|USA: M.I.T. Studies Accused of Covering-Up Flaws in Antimissile System|
by William J. Broad, New York Times
January 2nd, 2003
CAMBRIDGE, Mass. - The Massachusetts Institute of Technology is looking into accusations that its premier laboratory lied to cover up serious problems with the technology at the heart of the administration's proposed antimissile defense system.
|US: Seeking Nashville Kurds|
December 31st, 2002
Kurdish immigrants in Nashville are among those being recruited in three cities to work as translators for Army troops and personnel in case of war in Iraq.
|US: Arms Factories Pollute Drinking Water|
by Peter Waldman, Wall Street Journal
December 16th, 2002
Five years ago, the Voetsches learned that the home they bought in 1970 lies on the edge of a so-called plume of underground water polluted with waste from a nearby missile factory. Among the chemicals found in local drinking wells is perchlorate, the main ingredient of solid rocket fuel and a known toxin. The Voetsches believe it was in their water and, they suspect, their garden soil. "We lived off the land and never thought twice about it," Mr. Voetsch says.
|Russia: Oil Giants Try to Beat US to Iraqi Reserves|
by Nick Paton Walsh, The Guardian
December 11th, 2002
Russian oil companies are trying to secure new contracts with Baghdad in an attempt to dominate Iraq's huge reserves and hold Washington to its promise of respecting Moscow's economic interests in the event of a regime change.
|UK: BP Chief Fears US Will Carve up Iraqi Oil Riches|
by Terry Macalister, The Guardian
October 30th, 2002
Lord Browne, chief executive of BP and one of New Labour's favourite industrialists, has warned Washington not to carve up Iraq for its own oil companies in the aftermath of any future war.
|US: Thousands March on Capital to Condemn Iraq War|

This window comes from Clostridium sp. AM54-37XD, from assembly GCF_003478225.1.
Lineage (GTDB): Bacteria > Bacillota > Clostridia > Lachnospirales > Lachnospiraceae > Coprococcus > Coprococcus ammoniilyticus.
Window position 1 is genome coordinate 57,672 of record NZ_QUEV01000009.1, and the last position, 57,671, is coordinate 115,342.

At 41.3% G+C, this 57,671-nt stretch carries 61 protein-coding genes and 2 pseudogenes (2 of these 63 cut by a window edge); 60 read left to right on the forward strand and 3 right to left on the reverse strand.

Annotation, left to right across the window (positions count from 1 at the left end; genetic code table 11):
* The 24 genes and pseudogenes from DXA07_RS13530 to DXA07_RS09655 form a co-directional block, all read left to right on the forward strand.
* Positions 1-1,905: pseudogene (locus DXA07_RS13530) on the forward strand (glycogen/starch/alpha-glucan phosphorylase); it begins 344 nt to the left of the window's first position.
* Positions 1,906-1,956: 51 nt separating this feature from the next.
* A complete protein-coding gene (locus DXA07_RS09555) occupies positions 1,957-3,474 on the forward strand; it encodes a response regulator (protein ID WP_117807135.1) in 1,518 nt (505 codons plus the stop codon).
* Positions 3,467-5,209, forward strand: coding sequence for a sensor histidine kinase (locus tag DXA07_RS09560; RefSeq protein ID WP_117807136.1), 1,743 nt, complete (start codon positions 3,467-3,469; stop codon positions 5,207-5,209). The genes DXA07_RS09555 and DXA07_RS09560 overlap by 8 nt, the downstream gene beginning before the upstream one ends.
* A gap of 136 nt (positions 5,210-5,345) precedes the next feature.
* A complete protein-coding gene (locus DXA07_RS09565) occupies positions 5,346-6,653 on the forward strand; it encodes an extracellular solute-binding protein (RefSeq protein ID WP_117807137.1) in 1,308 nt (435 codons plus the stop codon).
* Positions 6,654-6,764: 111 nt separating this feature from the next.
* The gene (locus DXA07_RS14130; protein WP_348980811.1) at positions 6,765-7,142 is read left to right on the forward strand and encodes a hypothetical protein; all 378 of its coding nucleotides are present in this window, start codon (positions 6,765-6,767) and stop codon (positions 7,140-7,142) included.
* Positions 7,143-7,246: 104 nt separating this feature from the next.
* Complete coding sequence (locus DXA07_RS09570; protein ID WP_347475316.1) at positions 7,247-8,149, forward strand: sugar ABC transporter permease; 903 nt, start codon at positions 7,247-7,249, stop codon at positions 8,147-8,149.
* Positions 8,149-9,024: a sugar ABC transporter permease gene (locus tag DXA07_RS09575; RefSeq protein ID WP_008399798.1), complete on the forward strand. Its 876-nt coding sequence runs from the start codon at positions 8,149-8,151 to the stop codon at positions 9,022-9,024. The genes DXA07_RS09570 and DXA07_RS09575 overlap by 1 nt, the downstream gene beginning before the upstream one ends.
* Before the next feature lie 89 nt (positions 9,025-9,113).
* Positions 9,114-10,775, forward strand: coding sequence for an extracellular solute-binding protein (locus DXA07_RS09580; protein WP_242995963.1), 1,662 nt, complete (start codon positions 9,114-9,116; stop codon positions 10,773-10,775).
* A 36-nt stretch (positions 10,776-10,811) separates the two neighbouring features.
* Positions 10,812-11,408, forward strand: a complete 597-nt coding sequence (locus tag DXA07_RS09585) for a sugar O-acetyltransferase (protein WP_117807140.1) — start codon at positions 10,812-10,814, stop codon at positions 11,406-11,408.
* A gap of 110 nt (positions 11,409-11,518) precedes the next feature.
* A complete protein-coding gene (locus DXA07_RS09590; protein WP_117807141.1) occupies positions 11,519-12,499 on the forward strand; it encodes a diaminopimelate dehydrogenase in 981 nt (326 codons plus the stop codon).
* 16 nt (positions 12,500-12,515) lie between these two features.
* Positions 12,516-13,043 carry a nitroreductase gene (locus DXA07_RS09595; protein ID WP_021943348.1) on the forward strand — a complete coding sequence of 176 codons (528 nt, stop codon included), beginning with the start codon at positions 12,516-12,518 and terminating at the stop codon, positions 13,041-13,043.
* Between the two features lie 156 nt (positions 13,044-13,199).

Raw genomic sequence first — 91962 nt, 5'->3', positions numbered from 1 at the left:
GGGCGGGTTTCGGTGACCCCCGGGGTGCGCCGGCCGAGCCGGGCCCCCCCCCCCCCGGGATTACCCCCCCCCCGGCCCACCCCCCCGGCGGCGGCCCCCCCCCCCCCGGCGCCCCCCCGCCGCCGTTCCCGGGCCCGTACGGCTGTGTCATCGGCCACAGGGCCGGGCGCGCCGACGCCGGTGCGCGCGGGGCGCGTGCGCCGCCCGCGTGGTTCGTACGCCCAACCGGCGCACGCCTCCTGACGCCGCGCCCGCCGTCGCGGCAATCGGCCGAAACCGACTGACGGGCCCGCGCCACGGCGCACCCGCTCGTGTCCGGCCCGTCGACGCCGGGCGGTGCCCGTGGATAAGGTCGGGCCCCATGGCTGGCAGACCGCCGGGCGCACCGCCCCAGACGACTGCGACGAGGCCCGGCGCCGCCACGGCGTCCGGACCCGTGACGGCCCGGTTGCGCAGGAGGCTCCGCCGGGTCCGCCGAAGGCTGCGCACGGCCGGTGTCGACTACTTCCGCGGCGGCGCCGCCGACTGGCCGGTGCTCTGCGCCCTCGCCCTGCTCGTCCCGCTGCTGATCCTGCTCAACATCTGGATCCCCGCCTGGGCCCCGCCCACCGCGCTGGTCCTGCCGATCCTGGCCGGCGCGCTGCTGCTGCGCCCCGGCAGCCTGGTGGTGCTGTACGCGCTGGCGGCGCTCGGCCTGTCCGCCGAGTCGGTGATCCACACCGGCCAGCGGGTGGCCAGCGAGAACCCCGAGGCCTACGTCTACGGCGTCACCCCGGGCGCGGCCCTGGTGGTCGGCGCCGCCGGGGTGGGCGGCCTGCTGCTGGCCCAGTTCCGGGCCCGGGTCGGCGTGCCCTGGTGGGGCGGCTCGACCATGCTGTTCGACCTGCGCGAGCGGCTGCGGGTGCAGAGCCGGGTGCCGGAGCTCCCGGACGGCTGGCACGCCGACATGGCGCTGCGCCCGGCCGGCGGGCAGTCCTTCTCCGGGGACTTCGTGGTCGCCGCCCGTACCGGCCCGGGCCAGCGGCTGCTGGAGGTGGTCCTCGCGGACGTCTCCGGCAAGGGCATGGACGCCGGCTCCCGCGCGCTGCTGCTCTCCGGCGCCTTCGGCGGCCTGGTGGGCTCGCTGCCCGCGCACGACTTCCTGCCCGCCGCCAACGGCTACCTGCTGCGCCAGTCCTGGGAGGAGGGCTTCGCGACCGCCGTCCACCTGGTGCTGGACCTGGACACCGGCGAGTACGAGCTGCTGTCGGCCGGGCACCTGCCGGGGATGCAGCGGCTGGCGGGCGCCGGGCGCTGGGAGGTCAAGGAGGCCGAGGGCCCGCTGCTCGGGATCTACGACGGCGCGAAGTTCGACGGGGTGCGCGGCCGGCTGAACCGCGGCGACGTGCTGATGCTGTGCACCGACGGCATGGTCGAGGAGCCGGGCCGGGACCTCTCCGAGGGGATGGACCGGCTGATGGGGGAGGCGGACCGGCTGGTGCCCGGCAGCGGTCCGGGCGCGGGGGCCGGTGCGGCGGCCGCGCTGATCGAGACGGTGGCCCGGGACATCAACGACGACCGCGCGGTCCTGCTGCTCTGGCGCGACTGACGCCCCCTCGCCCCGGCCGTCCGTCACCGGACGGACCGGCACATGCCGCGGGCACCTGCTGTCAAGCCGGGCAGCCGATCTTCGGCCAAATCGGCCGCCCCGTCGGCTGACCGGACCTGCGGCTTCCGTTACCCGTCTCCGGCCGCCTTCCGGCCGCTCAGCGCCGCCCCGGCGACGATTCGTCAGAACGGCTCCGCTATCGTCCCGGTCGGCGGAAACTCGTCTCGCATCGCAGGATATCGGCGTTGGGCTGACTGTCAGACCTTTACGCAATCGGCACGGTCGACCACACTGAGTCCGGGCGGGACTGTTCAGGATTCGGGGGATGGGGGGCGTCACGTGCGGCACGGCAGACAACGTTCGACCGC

by Katherine Stapp, InterPress Service
October 27th, 2002
In the largest U.S. anti-war protest in recent memory, at least 75,000 demonstrators encircled the White House on Saturday to demand a diplomatic solution to escalating tensions with Iraq.
|USA: Feds Pushing Toxic Anthrax Drug?|
by Elliot Borin, Wired.com
October 24th, 2002
Many veterans' advocates believe a certain anthrax vaccine to be a major cause of Gulf War sickness. The company manufacturing it has launched a massive lobbying campaign to persuade the Bush administration to stockpile the controversial drug so it can be administered to civilians.
|US: The Breast Cancer Money-Go-Round|
by Lynn Landes, Alternet
October 23rd, 2002
Most of the well-financed breast cancer organizations make little or no mention of the non-genetic causes of breast cancer. Go to their websites. Read their literature. These organizations don't focus on the environmental and pharmacological causes of this epidemic because it's a dank dark alley that leads right to their corporate sponsors.
|US: GAO Won't Touch WorldCom Defense Deal|
by Renae Merle, Washington Post
October 10th, 2002
The General Accounting Office (GAO) dismissed protests by two competitors to WorldCom Corp.'s $450 million Defense Department contract, despite acknowledging that the agency "relied on grossly inaccurate financial information" in making the award.
|US: A Wartime Bonanza|
by Michelle Ciarrocca, AlterNet
September 30th, 2002
President Bush's military budget increase and the war time "unity" on Capitol Hill have created an environment in which weapons makers can enjoy the best of both worlds – continuing to make money on the weapons systems of the cold war while reaping the benefits of a war time bonanza of new defense contracts.